Berlin News

Daily Berlin news update: Monday, September 28

City set for Covid crackdown, 200 police check masks at Dong-Xuan-Center, BVG strikes to bring public transport to a standstill, and Berlin considered for nuclear waste site.

Article image for Daily Berlin news update: Monday, September 28

Senat signals new Covid restrictions, Corona checks at Dong-Xuan-Center, concerns over rule breaking in Neukölln 

The Senat is set to introduce further restrictions in an attempt to control the recent uptick in Covid-19 infections across Berlin, health senator Dilek Kalayci (SPD) has said. In an interview with the Morgenpost on Sunday, Kalayci said the situation in Berlin is “highly critical” and that new rules are likely to see private gatherings reduced to no more than five people, with additional measures to prevent illegal parties and celebrations. The Senat is set to announce the new regime in a session on Tuesday. 

A large police operation was underway today to check compliance with Covid-19 rules at the Dong-Xuan-Center. Around 200 police officers were deployed to the Lichtenberg wholesaler – which is the main supplier to Berlin’s Asian restaurants and shops – to monitor whether mask-wearing and distancing regulations were being followed. The B.Z. reported that arrests had been made.

Neukölln councillor Falko Liecke (CDU) has warned that his constituents are failing to adhere to Corona rules as the number of new infections in the area continues to increase. Liecke described the situation as “very precarious” in comments made to the Tagesspiegel today. “I firmly expect that the Senat will decide in favour of restrictions on Tuesday,” Liecke said, adding that there was “zero” adherence to the rules amongst young people in his district. Both Neukölln and Friedrichshain-Kreuzberg are reporting weekly infection rates of almost 50 per 100,000 inhabitants, the threshold at which the city says it will toughen the rules.

Article image for Daily Berlin news update: Monday, September 28

Strikes to bring chaos to buses and trains, police report refutes Neukölln far-right claims

Anyone planning to commute on Berlin’s buses and U-Bahn trains tomorrow is out of luck as a planned BVG strike threatens to bring the city to a standstill. Between 3am and midday on Tuesday almost all U-Bahn, tram and bus services are to be suspended due to the industrial action, though the city’s transport authority hopes to operate a small number of bus routes. In total 4000 drivers in Berlin are set to walk out as part of the nationwide dispute over pay and conditions. S-Bahn drivers are not involved in the strikes, with Deutsche Bahn expected to operate additional services to cope with increased passenger numbers.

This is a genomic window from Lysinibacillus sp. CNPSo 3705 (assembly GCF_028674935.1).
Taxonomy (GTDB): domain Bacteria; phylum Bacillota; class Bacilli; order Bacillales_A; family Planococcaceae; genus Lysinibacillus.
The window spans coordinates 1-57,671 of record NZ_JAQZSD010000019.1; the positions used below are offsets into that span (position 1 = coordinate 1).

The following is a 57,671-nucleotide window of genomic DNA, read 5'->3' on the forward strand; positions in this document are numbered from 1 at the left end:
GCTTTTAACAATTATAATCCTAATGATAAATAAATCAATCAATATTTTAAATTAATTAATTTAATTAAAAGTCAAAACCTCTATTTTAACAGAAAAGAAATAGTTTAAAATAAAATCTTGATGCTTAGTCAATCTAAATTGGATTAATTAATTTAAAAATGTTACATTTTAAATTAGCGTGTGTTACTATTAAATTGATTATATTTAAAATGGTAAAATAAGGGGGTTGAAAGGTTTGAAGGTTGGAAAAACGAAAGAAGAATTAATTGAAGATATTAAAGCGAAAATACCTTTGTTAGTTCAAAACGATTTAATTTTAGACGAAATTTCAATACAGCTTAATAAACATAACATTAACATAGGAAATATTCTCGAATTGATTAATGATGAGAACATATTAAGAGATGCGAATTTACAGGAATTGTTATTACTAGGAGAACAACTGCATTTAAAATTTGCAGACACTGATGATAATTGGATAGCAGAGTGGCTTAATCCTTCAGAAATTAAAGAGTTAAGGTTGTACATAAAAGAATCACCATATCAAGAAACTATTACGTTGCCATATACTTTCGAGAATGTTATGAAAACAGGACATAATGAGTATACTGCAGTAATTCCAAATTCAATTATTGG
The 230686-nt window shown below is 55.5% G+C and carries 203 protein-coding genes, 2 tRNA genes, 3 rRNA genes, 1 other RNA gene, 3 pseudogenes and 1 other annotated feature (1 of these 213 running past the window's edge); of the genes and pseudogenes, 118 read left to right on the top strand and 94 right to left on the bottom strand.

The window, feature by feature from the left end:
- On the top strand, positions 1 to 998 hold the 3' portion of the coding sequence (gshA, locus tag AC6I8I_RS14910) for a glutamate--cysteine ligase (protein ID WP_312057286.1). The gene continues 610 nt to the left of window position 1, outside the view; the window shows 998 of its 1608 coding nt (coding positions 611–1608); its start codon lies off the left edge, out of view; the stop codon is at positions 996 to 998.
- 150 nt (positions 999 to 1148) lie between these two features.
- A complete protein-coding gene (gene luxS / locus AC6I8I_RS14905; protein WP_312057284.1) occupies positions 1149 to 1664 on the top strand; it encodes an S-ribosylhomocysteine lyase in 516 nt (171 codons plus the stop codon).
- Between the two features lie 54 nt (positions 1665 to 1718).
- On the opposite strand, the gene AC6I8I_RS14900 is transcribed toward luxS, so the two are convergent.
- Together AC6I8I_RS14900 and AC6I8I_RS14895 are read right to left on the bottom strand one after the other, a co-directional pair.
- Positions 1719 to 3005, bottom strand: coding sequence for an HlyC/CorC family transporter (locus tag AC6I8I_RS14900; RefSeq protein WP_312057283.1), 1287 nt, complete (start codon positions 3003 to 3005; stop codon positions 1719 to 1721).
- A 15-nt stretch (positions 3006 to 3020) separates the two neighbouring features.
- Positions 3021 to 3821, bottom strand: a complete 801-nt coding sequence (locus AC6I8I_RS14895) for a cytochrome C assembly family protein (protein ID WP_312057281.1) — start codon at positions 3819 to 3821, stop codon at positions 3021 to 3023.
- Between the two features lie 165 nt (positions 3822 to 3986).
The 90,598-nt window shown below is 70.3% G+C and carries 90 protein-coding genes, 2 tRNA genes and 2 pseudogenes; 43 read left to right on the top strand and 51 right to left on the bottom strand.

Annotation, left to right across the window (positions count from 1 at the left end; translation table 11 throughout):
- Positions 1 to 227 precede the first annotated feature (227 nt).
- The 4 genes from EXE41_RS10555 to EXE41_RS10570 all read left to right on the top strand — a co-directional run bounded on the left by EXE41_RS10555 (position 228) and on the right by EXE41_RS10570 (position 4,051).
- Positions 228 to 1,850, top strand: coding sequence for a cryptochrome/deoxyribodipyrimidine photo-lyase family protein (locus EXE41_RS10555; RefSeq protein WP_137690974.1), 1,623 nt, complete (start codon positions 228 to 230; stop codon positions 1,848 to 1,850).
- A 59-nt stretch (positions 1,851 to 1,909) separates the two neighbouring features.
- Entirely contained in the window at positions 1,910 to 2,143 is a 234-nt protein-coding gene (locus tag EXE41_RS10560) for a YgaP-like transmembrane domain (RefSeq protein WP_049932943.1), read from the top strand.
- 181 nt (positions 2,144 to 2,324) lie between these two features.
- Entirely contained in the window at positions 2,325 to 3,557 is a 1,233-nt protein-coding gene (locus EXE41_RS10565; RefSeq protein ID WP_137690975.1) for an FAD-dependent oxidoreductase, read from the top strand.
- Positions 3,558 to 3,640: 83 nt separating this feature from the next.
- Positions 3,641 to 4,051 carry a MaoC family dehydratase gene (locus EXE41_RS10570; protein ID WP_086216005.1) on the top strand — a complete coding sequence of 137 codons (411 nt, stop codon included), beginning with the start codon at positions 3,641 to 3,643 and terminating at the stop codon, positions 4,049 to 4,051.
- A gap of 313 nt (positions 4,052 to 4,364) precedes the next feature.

Police say there is no evidence of organised far-right criminality in Neukölln in a special report on the issue published today. The investigation had been set up following a series of arson attacks between 2016 and 2018 against left-wing figures living in the area, but police say they are unable to prove that three suspects who belonged to far-right groupings were responsible. Commenting on the report, Interior Senator Andreas Geisel (SPD) said that the findings showed that a “right-wing extremist network” did not exist in Neukölln. Politicians from the Left and Green parties criticised the report as insufficient and accused the police of bias. An independent commission into the issue is set to start work next month.

Berlin considered for nuclear waste storage, BER budget terminal to be mothballed

Parts of Berlin and Brandenburg have been identified as possible sites for the underground storage of nuclear waste, it has been announced today. BGE, the federal agency responsible for the long-term management and disposal of Germany’s nuclear material, has identified areas including Reinickendorf, Spandau and Treptow-Köpenick as well as southern and western Brandenburg as “geographically suitable” for storage. In total 54 percent of Germany’s land area has been deemed suitable for hosting the site, which from 2050 will be filled with radioactive material from the nation’s legacy nuclear power stations.

BER’s low cost Terminal 2 is finished and ready to open – but will remain closed until 2021 due to Covid. Airport bosses said last week that because of the collapse in air passenger numbers the additional terminal will not be needed when the new hub opens in a month’s time. “The capacity of the main terminal is sufficient. It is cheaper not to put T2 into operation for the time being,” BER’s Board Chairman Rainer Bretschneider told the Tagesspiegel. Built to serve budget airlines, Terminal 2 was a late addition to increase BER’s capacity following forecasts which showed a future of large air passenger growth to and from the capital. The airport operator says it can save €500,000 a month by mothballing the terminal.